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THOUGHT-PROVOKING A scene from
THOUGHT-PROVOKING A scene from "Rakt Beej"

Shankar Shesh's 'Rakt Beej' presented by Natrang from Jammu in collaboration with Dramatech at New Delhi's Shri Ram Centre recently is sleek, consistently well-acted with a powerful satirical tone. It mocks at social climbers who unscrupulously exploit others to further their goal. Shanker Shesh is perhaps the only playwright in Hindi who has dealt with wide ranging themes that resonate with contemporary concerns. As the market forces are becoming stronger debasing human bonds and values, the relevance of his plays has increased manifold. His works are replete with a strong sense of angst in a society in which the mediocre manipulate to rise, resorting to fraudulent means at the cost of the meritorious. Some of his plays, which are frequently performed, include 'Poster', 'Ek Aur Dronacharya', 'Arey!', 'Mayavee Sarovar' and 'Gharaunda'. In these plays he raises complex and soul-searching questions about an exploitive style but does not attempt to give easy answers. Instead, he involves his audience to reflect on these issues and give answers. Also, he knows his craft well and his language is economic and powerful enough to convey deep philosophical meaning.

Inner world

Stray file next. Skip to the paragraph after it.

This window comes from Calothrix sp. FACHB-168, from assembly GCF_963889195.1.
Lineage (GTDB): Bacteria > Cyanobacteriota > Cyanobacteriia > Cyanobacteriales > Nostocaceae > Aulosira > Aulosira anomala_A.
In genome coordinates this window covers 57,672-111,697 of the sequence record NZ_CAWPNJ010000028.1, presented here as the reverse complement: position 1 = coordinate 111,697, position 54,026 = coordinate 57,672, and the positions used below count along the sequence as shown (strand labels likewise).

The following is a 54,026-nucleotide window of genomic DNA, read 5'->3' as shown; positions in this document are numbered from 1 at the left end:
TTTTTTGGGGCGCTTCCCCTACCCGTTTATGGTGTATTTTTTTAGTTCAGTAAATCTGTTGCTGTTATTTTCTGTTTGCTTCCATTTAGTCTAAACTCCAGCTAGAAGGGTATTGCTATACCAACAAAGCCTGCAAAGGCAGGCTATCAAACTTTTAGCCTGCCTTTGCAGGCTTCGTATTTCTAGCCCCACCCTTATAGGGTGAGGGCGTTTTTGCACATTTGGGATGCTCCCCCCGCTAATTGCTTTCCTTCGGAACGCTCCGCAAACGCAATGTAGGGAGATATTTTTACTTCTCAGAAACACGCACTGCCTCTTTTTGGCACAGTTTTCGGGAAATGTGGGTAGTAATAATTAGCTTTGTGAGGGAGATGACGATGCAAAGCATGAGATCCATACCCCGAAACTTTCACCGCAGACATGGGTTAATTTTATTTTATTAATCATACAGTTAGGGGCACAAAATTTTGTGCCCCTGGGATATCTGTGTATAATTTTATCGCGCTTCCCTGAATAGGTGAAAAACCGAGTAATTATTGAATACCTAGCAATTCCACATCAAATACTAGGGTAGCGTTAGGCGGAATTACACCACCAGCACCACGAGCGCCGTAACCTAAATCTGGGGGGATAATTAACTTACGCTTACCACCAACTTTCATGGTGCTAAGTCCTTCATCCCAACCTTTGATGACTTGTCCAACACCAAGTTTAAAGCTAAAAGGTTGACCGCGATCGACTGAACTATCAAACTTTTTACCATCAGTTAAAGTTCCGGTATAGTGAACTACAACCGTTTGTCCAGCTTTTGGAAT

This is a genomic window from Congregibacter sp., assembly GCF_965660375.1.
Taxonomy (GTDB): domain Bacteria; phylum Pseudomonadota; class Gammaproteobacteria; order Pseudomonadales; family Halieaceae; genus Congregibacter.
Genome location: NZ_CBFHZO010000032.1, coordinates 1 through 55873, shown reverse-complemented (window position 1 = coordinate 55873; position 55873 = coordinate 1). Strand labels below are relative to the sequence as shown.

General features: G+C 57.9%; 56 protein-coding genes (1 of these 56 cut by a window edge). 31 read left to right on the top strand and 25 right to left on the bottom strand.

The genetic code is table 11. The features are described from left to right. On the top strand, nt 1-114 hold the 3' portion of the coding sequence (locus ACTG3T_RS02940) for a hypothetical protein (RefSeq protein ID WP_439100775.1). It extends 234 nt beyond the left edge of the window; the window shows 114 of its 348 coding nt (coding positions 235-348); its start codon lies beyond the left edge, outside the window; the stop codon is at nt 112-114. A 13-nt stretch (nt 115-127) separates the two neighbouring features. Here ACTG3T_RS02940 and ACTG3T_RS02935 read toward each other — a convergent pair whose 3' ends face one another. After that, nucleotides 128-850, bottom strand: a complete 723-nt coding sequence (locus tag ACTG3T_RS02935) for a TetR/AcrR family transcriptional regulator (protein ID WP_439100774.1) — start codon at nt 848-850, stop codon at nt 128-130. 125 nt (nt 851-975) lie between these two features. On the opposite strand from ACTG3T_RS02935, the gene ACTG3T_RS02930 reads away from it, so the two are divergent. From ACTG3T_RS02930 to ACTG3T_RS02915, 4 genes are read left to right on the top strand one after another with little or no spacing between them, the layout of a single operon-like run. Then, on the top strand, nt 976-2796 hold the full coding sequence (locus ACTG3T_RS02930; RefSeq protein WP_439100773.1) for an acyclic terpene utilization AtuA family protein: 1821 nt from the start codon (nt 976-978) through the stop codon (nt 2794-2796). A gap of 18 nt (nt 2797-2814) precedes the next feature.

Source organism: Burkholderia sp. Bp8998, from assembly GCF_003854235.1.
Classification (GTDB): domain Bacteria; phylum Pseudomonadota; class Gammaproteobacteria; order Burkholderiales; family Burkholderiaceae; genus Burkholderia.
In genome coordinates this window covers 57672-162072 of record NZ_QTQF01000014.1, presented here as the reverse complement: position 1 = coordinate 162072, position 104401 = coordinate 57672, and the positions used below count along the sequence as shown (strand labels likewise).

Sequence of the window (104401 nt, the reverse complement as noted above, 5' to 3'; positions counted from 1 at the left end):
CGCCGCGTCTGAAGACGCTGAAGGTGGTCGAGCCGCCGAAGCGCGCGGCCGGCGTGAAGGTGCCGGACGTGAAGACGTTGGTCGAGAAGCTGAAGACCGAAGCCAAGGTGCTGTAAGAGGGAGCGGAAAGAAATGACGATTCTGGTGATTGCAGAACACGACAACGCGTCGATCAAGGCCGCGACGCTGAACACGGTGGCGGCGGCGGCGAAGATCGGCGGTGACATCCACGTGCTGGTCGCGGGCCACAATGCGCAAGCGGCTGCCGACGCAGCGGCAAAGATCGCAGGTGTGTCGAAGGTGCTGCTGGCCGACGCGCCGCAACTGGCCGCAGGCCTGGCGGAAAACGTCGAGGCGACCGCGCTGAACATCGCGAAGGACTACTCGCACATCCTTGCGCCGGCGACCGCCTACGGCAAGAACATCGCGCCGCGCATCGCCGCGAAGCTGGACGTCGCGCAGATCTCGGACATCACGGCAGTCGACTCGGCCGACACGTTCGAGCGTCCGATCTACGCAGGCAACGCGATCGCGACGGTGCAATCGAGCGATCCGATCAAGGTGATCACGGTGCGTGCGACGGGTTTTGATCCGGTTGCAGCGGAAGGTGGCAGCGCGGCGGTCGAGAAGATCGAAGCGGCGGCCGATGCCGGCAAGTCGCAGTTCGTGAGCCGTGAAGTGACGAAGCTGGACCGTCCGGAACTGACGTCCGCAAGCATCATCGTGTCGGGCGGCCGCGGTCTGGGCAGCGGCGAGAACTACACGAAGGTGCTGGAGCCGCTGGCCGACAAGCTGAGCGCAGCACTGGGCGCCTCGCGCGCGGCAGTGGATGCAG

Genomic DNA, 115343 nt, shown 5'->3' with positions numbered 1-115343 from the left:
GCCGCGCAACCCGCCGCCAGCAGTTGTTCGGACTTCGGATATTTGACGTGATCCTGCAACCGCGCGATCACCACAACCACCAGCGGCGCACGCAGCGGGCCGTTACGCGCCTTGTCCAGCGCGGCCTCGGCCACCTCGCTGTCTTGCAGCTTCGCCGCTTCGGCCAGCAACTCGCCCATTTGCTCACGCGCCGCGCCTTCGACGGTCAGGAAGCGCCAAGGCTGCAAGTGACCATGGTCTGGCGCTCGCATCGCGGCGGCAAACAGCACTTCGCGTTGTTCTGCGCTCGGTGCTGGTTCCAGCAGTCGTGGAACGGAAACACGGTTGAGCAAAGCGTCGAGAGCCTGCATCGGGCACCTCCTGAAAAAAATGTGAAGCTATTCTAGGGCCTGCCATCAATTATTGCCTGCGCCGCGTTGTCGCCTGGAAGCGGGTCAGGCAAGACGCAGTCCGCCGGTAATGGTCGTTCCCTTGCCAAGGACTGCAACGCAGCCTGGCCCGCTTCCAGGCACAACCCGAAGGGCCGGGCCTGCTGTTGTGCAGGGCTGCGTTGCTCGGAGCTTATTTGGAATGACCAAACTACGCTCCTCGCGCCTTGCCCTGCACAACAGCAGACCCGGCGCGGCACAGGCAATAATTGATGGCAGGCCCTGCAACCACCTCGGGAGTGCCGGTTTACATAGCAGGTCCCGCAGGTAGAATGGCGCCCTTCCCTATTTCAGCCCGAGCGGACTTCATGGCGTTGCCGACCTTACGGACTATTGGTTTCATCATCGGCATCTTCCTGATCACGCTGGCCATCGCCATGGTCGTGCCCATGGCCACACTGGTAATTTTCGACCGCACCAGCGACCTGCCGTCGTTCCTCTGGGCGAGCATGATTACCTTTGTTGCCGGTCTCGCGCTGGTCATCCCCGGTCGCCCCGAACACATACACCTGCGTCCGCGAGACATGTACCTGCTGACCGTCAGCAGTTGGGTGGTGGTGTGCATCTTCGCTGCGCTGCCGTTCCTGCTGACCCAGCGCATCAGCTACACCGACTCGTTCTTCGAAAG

Directed by Rakesh Kumar Gupta, 'Rakt Beej' peeps into the inner world of two characters obsessed with the consuming desire to rise in life. Resorting to unethical means, they manage to achieve what they wanted, leaving their victims in a state of agony and intense despair.In one episode a clerk in a big firm, disgusted with his economic deprivation and dreary life, forces his intelligent and attractive wife to become the mistress of the chairman of the firm. He thus rises in the hierarchy of the management. In the second episode a mediocre scientist-turned-bureaucrat unashamedly plagiarises a great scientific discovery of his junior, achieving international recognition as a genius. In the first case the wife commits suicide and in the second the scientist-turned-bureaucrat takes his own life, leaving a note that now he has reached the pinnacle of glory and has nothing more to do, praising his junior and recommending him for the post that falls vacant after his death.The playwright uses the term octopus as a metaphor for the moribund desire of the middle class which is spreading its tentacles to make human society its victim. Director Gupta has used minimal stage property with a few wooden blocks of different sizes. Upstage, huge drapes are hung to provide background for the action. The space between two long pieces of cloths is imaginatively used for entries and exits. This makes the production clutter-free and the transition from one sequence to another rhythmically smooth. The offstage sounds betweensequences aptly reinforce the mood.Gupta's amateur cast gives a brilliant performance. The subtle interplay between the character and his or her inner-self described as Manas, Kirti, Gunjan brings to the fore the inner turmoil of the characters caught in the web of morbidity. These two episodes are delicately woven into the basic theme of the play about death, murder and chimera of the middle class dream of happiness. Comparatively, the second episode involving scientists is really a tour de force. Neeraj Kant as Chhota Purush - clerk and junior scientist, Sangeeta Thapliyal as Estri - the wife of the clerk and junior scientist, Anil Tickoo as Bada Purush - the chief of the firm and the scientist-turned-bureaucrat and Sanjeev Gupta as Manas give brilliant account of themselves. Atima Kala as Kirti and Gunjan brings to life her characters, playing with wit and verve.DIWAN SINGH BAJELI

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